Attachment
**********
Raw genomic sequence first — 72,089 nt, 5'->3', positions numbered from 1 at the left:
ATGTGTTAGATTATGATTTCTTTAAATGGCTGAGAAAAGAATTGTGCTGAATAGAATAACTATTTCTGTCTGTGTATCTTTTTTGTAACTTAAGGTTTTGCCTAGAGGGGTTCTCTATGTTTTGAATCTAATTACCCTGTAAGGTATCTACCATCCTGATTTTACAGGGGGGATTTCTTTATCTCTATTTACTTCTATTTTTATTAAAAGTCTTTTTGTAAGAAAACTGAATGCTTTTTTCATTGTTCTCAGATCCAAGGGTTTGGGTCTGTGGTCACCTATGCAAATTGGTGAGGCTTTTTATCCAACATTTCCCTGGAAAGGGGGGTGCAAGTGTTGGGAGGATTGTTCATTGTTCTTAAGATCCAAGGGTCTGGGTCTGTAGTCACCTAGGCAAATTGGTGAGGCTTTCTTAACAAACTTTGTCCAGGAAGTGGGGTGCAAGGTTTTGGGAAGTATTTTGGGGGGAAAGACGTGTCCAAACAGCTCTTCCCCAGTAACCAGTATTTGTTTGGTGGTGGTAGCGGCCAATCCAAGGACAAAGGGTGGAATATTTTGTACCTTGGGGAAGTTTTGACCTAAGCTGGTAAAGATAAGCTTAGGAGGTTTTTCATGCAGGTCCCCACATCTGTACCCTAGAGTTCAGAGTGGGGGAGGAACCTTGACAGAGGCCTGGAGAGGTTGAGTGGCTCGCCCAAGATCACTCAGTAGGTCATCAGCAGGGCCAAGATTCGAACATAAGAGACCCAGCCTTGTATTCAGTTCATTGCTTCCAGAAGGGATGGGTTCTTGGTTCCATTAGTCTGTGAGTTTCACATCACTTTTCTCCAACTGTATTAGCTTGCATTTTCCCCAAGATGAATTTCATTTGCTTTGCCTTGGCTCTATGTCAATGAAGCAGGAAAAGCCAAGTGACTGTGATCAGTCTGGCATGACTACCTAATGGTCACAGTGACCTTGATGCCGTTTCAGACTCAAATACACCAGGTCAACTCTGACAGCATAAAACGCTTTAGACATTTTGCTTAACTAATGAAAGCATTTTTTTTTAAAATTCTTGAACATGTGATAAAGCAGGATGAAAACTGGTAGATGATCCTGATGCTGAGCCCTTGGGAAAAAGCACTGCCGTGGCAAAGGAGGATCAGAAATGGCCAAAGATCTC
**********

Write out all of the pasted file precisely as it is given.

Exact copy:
Raw genomic sequence first — 72,089 nt, 5'->3', positions numbered from 1 at the left:
ATGTGTTAGATTATGATTTCTTTAAATGGCTGAGAAAAGAATTGTGCTGAATAGAATAACTATTTCTGTCTGTGTATCTTTTTTGTAACTTAAGGTTTTGCCTAGAGGGGTTCTCTATGTTTTGAATCTAATTACCCTGTAAGGTATCTACCATCCTGATTTTACAGGGGGGATTTCTTTATCTCTATTTACTTCTATTTTTATTAAAAGTCTTTTTGTAAGAAAACTGAATGCTTTTTTCATTGTTCTCAGATCCAAGGGTTTGGGTCTGTGGTCACCTATGCAAATTGGTGAGGCTTTTTATCCAACATTTCCCTGGAAAGGGGGGTGCAAGTGTTGGGAGGATTGTTCATTGTTCTTAAGATCCAAGGGTCTGGGTCTGTAGTCACCTAGGCAAATTGGTGAGGCTTTCTTAACAAACTTTGTCCAGGAAGTGGGGTGCAAGGTTTTGGGAAGTATTTTGGGGGGAAAGACGTGTCCAAACAGCTCTTCCCCAGTAACCAGTATTTGTTTGGTGGTGGTAGCGGCCAATCCAAGGACAAAGGGTGGAATATTTTGTACCTTGGGGAAGTTTTGACCTAAGCTGGTAAAGATAAGCTTAGGAGGTTTTTCATGCAGGTCCCCACATCTGTACCCTAGAGTTCAGAGTGGGGGAGGAACCTTGACAGAGGCCTGGAGAGGTTGAGTGGCTCGCCCAAGATCACTCAGTAGGTCATCAGCAGGGCCAAGATTCGAACATAAGAGACCCAGCCTTGTATTCAGTTCATTGCTTCCAGAAGGGATGGGTTCTTGGTTCCATTAGTCTGTGAGTTTCACATCACTTTTCTCCAACTGTATTAGCTTGCATTTTCCCCAAGATGAATTTCATTTGCTTTGCCTTGGCTCTATGTCAATGAAGCAGGAAAAGCCAAGTGACTGTGATCAGTCTGGCATGACTACCTAATGGTCACAGTGACCTTGATGCCGTTTCAGACTCAAATACACCAGGTCAACTCTGACAGCATAAAACGCTTTAGACATTTTGCTTAACTAATGAAAGCATTTTTTTTTAAAATTCTTGAACATGTGATAAAGCAGGATGAAAACTGGTAGATGATCCTGATGCTGAGCCCTTGGGAAAAAGCACTGCCGTGGCAAAGGAGGATCAGAAATGGCCAAAGATCTC